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Prepare yourself for a very loose football analogy... apologies in advance. If natural search (SEO) were a football player, I bet it would be the guy who hangs around the 6 yard box tapping in the goals.
The goal hanger may not be contributing much to the build up play, yet is happy to take all the plaudits for scoring; happy to receive the player of the month awards and can be seen regularly signing autographs.
Why am I saying this? It's no fault of the player. In fact, without him the team would not achieve the same results and he is absolutely instrumental to achieving the overall success. But what about all the craft and skill of the build up play? The hard tackling and running off the ball to help win back possession? A lot of this usually goes unnoticed.
The Internet Advertising Bureau UK recently developed a set of good practice principles for online promotions, to ensure companies that collect and use data for behavioural advertising do so ethically.
An important part of successfully managing your search engine optimisation targets is to nudge the search results your way when it's in your control. To help you achieve this target, there are some links you should prevent from getting indexed by the engines to begin with.
Firstly, because they offer little or no user experience benefits, secondly because they might get indexed instead of the desired content and lastly because preventing the engines from crawling unnecessary pages will reduce your bandwidth costs.
Here are few links you really don't want indexed:
It looks like insurance aggregator Gocompare.com may once again have been hit with a Google penalty, as it is currently not ranking on the search engine's organic results for its own brand name.
I often fill these pages with rants about what not to do when writing copy for search engine optimisation (SEO) and for a web audience.
However, it struck me recently that I have not spent much time exploring best practice in SEO copywriting and how to ensure your content is as fit for purpose as possible.
I am going to remedy that today. Please comment if you have any questions or additions.
Whether you're new to SEO or an experienced consultant we all prefer automated tools, free when possible, which make our life just a bit easier at times and allow us to spend more time on the creative elements of the SEO work. By successfully using these tools and others, you'll be able to concentrate on what you do best.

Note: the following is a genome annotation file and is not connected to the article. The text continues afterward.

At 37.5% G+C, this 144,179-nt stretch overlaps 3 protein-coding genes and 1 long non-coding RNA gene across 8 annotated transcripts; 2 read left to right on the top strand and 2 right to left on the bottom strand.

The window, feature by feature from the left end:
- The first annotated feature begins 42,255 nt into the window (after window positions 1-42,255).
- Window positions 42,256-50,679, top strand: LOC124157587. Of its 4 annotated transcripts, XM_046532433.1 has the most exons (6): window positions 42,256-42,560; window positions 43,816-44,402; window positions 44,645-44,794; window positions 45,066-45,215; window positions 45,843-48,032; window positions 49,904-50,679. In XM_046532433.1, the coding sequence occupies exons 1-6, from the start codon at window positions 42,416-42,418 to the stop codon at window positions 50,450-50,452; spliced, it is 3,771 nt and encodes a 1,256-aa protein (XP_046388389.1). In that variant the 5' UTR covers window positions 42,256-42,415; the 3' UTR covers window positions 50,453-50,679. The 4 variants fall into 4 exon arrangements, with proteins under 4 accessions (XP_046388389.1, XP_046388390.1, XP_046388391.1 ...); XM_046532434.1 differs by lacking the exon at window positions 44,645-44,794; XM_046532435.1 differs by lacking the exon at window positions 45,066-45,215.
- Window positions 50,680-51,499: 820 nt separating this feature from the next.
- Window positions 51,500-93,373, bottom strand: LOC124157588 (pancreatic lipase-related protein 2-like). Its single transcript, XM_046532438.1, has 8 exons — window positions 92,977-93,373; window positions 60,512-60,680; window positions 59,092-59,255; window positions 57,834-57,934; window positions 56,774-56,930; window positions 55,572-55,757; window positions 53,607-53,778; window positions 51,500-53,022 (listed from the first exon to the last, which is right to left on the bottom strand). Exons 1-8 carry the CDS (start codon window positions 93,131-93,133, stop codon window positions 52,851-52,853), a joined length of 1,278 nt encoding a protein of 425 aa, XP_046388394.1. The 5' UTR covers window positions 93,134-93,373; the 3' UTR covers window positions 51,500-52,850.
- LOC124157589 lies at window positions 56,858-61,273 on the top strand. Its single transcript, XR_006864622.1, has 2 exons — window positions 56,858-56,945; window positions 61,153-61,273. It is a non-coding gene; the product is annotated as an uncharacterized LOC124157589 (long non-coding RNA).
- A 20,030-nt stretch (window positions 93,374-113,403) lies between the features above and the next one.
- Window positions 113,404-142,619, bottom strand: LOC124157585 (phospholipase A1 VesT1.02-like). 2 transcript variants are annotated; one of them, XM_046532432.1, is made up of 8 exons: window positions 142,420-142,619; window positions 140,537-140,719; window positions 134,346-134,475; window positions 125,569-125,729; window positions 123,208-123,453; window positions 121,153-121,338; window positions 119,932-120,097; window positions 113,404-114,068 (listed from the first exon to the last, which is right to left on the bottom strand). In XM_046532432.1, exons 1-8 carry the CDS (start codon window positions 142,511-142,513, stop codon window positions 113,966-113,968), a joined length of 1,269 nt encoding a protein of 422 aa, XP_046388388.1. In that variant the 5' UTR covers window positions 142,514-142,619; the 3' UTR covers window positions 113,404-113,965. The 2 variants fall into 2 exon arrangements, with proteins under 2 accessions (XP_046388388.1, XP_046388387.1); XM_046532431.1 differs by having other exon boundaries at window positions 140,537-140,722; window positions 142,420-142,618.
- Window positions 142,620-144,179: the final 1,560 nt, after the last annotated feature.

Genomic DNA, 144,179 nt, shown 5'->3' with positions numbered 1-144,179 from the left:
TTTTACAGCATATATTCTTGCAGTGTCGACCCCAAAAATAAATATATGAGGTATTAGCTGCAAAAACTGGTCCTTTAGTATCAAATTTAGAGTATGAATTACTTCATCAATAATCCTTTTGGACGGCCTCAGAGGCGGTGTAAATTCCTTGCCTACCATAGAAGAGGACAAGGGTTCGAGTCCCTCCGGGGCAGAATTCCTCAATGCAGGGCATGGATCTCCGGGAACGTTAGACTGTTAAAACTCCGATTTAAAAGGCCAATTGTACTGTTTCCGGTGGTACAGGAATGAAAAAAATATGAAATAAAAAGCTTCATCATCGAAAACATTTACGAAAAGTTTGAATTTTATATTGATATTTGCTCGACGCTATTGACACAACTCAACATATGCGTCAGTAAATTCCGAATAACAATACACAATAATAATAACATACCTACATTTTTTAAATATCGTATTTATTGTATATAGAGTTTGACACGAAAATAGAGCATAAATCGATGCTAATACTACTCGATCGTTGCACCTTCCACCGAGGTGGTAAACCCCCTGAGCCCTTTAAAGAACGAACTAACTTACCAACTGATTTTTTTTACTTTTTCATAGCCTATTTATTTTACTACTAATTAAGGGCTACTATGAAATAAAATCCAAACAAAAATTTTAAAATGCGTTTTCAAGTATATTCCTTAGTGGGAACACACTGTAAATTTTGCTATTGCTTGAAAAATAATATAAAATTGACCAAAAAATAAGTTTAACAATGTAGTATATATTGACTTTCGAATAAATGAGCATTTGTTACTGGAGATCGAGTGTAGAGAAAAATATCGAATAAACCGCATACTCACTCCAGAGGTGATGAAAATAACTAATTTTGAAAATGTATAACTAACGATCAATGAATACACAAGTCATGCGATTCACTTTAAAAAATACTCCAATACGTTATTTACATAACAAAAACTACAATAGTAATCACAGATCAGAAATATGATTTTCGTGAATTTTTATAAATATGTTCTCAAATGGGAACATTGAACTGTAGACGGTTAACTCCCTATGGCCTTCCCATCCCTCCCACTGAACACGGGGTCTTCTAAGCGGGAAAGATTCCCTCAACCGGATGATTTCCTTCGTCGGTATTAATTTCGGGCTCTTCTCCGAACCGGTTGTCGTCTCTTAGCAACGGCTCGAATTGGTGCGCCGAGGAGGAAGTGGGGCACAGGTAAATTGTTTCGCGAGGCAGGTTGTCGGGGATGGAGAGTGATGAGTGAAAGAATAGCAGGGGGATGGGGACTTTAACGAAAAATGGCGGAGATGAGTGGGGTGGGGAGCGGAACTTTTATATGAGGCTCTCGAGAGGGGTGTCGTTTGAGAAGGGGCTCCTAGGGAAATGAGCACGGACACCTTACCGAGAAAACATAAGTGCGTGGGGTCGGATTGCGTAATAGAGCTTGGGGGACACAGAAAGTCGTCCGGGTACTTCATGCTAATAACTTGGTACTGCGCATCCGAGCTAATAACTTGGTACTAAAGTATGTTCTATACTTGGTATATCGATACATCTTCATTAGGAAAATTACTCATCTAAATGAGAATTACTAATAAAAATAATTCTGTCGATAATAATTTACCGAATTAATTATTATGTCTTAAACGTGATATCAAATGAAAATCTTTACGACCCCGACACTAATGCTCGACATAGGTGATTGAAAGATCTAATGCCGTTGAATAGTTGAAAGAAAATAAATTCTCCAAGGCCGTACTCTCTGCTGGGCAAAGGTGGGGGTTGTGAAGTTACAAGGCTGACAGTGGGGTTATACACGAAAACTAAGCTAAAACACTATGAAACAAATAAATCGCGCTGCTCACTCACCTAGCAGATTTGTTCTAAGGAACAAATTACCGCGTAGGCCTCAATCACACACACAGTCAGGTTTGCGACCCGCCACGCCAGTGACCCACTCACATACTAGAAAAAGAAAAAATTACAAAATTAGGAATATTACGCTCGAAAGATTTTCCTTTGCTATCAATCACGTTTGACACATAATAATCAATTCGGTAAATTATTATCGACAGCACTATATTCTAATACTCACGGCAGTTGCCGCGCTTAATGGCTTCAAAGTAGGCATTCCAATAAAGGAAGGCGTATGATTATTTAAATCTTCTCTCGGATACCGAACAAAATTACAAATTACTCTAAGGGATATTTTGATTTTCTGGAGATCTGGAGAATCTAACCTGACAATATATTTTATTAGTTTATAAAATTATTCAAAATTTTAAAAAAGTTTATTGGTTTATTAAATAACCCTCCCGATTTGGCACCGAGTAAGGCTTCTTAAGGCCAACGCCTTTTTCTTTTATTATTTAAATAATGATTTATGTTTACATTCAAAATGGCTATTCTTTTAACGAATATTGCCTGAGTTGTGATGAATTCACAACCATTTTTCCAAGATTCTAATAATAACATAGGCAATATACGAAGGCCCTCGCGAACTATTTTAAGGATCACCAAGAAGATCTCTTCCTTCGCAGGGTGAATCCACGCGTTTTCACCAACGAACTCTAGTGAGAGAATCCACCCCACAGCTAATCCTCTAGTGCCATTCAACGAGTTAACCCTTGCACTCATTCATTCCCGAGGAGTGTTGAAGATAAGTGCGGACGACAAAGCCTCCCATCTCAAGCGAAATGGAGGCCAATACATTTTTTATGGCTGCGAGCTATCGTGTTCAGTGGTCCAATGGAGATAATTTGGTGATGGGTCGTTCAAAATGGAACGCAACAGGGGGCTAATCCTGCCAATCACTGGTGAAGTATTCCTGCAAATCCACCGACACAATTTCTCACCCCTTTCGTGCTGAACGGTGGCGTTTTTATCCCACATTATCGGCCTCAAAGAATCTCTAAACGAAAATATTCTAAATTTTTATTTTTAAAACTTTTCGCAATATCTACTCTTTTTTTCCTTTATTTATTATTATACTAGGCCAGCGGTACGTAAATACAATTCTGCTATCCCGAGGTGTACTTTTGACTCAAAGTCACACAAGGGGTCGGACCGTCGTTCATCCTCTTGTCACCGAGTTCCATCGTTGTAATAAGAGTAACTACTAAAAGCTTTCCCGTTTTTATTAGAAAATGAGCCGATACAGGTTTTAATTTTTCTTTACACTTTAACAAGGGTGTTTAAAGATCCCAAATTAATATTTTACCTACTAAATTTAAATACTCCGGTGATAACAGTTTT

Below are some of my favorite tools which I normally recommend on my blog to support your SEO work:
The number of searches for store opening times and related terms spiked over the Easter weekend, as people looked to see if it was worth a trip to the local supermarket, but retailers aren't making the most of these searches.
Robin Goad from Hitwise has been looking at the number of searches for these terms, finding that Tesco, Asda and Sainsburys all featured in the top ten.
As a search engine optimisation (SEO) professional, I naturally believe the best way to secure good placement in the search engine results pages (SERPs) is to invest in the services of a good SEO agency. However, that does not mean there are not a number of steps a company can take on its own.
What can a company do by itself to help it rise in the results? Here are some simple SEO strategies you may wish to employ as a starting point for your site...
Engaging with potential customers through social media is one of the key tactics I urge clients to undertake. Blogging, getting involved in forums, creating social spaces and visiting consumers in their own webspace, social media effort enjoys a great deal of success.
Of course, by virtue of being online, the majority of such engagement is made through written copy, with a small amount taking place through online video. While the potential for such marketing is huge, it is frighteningly easy to get wrong, risking reputation and consumer wrath.
Here are my main concerns when it comes to online copy – as always, leave a comment if you think I've missed any.
There's no two ways about this, Google and the other search engines have their favourites. I'm sure you've seen it all before, either working for your client or evaluating your competition. There are a number of sites in every niche, whatever content they publish they rank well whether or not the content is optimised, has any inbound links and without really trying too hard.
You, on the other hand might have worked hard to rank for that content, have got some great natural links, lots of buzz but you've got little to show for it. What you don't know is that these websites have managed to reach a high trust level with the search engines which helps their content rank highly.
SEO for online retailers is the process of improving a website potential in order to gain more organic non-paid traffic from the major search engines. Normally, SEO uplift doesn't happen overnight and it can take a long while to rank well for non brand key terms.
The rule of thumb is this: the more competition a relative term has, the harder you'll find it to rank for the term. With that said, you've got to start somewhere and there at least 50 ways I can think of to improve your SEO.
Search engine optimisation (SEO) and the online marketing sector as a whole may not present the most ethically challenging jobs in the world but it does offer a few moral predicaments.
We may not need to wrestle with thorny moral debates on the nature of
personhood or seek to justify wars, but we are still challenged
regularly by everyday small moral queries, which I suppose is true of
Here are a few of the routine debates an SEO executive may encounter. Let me know if you think I have missed any and we can furrow our respective brows and thrash it out in the comments page.